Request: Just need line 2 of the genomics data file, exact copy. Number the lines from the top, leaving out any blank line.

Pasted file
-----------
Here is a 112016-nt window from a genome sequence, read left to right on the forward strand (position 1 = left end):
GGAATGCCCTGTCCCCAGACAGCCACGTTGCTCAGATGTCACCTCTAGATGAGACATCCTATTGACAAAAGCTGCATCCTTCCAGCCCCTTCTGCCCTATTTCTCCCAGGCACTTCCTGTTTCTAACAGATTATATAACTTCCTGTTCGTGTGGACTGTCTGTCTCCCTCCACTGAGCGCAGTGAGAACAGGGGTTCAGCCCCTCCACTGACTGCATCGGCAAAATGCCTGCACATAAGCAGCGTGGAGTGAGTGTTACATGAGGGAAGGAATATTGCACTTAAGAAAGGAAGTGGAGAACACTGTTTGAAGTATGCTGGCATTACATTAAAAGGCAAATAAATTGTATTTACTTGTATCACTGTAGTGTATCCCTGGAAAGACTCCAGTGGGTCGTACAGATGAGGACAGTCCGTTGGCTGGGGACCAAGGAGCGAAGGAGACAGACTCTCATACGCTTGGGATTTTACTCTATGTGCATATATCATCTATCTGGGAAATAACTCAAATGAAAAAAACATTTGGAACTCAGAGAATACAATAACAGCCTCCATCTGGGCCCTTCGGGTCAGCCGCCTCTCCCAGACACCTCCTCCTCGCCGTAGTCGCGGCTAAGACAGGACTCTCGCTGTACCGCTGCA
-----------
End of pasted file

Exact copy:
GGAATGCCCTGTCCCCAGACAGCCACGTTGCTCAGATGTCACCTCTAGATGAGACATCCTATTGACAAAAGCTGCATCCTTCCAGCCCCTTCTGCCCTATTTCTCCCAGGCACTTCCTGTTTCTAACAGATTATATAACTTCCTGTTCGTGTGGACTGTCTGTCTCCCTCCACTGAGCGCAGTGAGAACAGGGGTTCAGCCCCTCCACTGACTGCATCGGCAAAATGCCTGCACATAAGCAGCGTGGAGTGAGTGTTACATGAGGGAAGGAATATTGCACTTAAGAAAGGAAGTGGAGAACACTGTTTGAAGTATGCTGGCATTACATTAAAAGGCAAATAAATTGTATTTACTTGTATCACTGTAGTGTATCCCTGGAAAGACTCCAGTGGGTCGTACAGATGAGGACAGTCCGTTGGCTGGGGACCAAGGAGCGAAGGAGACAGACTCTCATACGCTTGGGATTTTACTCTATGTGCATATATCATCTATCTGGGAAATAACTCAAATGAAAAAAACATTTGGAACTCAGAGAATACAATAACAGCCTCCATCTGGGCCCTTCGGGTCAGCCGCCTCTCCCAGACACCTCCTCCTCGCCGTAGTCGCGGCTAAGACAGGACTCTCGCTGTACCGCTGCA